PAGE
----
He would also become a coach educator with the International Hockey Federation (FIH). "Most of the coaches at these Asian Games have studied under me at some point in their career. I've come to India many times to conduct training camps. Even (India coach) Harendra Singh has taken many courses under me, the last one was at the World Cup in Hague," says Aikman.

He also kept his day job as a High Performance Manager in Holland, abiding by a rule he had set for himself -- never quit the duty. "Hockey was a passion, not a job for me." He has only broken that rule twice. On both occasions, it was to coach the Japanese men's team. The first occasion was unsuccessful and he was fired after failing to lead his side to the 2012 Olympics. The second stint has - as the Asian Gold medal suggests - been far more successful.

Aikman says he was also approached to coach the Indian team in the early 2000s. "This was a time when India had done badly at some World Cup and they were looking for foreign coaches for the first time. And so, I was approached and I applied and then you know how things work in India. They told me the minister is looking at it and that was the end of that," he says.

Although Aikman is one himself, he has a dim view of the role of foreign coaches in Asian countries. "Where are your local coaches? Harendra (Singh) is a promising coach and I sympathise with him because I know it's difficult for him to be recognized in his own country. Asia needs to invest in its own coaches. It's not there in any Asian country. It's not there in Japan and its not there in India," he says.

He is insistent that imported coaches must adapt to local cultures. "You might come as a traveler but you need to be a part of the local culture because that's how you can best inspire your players," says Aikman, who will soon be making a mountain trek on September 13th - to honour the historic Battle of Sekigahara. When Japan were 2-5 down with eight minutes to go, he appealed to their Samurai heritage. "The Samurai spirit is that you never give up, Whatever happens, it is unacceptable to break," he said, after Japan first equalized 5-5 and then 6-6 in the final 20 seconds of the game.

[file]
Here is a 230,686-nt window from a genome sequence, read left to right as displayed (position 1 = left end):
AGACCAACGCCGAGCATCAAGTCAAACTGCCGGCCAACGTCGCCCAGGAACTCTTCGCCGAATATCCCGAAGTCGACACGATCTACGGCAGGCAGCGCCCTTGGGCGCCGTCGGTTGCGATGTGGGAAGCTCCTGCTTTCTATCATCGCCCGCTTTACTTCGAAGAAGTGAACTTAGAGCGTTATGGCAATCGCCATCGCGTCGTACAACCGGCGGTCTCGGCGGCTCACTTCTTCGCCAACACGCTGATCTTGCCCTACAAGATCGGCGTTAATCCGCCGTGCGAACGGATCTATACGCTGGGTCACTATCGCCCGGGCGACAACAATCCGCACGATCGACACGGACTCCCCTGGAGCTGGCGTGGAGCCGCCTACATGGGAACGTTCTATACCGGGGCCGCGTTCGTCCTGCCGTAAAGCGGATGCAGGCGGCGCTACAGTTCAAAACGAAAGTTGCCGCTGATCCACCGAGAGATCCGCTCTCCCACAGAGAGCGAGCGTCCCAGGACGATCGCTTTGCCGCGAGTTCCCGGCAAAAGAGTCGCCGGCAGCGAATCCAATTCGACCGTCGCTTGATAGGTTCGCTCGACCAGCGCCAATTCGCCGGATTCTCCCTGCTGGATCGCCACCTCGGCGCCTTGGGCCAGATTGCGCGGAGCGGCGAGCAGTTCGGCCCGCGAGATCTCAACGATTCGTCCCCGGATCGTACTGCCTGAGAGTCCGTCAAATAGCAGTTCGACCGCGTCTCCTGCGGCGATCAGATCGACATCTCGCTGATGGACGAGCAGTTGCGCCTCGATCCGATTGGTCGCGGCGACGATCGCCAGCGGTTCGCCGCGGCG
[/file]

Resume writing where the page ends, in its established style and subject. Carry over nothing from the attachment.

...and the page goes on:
But Aikman also believes the coaching culture in many Asian countries is broken. It's too hierarchical, not just in India but in Japan too. "We have this thing called senpai-kohai (senior worker-junior worker). So we think that just because a player is an Olympian, he will know everything about coaching even though he has zero knowledge."

Which is why Aikman's goal is to make himself obsolete. "When I was hired by Japan, one of my targets was to ensure I'm not around after the 2020 Olympics. I want my staff members to become the next head coach of Japan."

Would that free him up for a chance to work with the Indian team? With twinkling eyes, he says he wouldn't rule that out. "I've always felt that if I ever had to coach a country, it would either be Japan or India. Maybe after the Olympics," he smiles.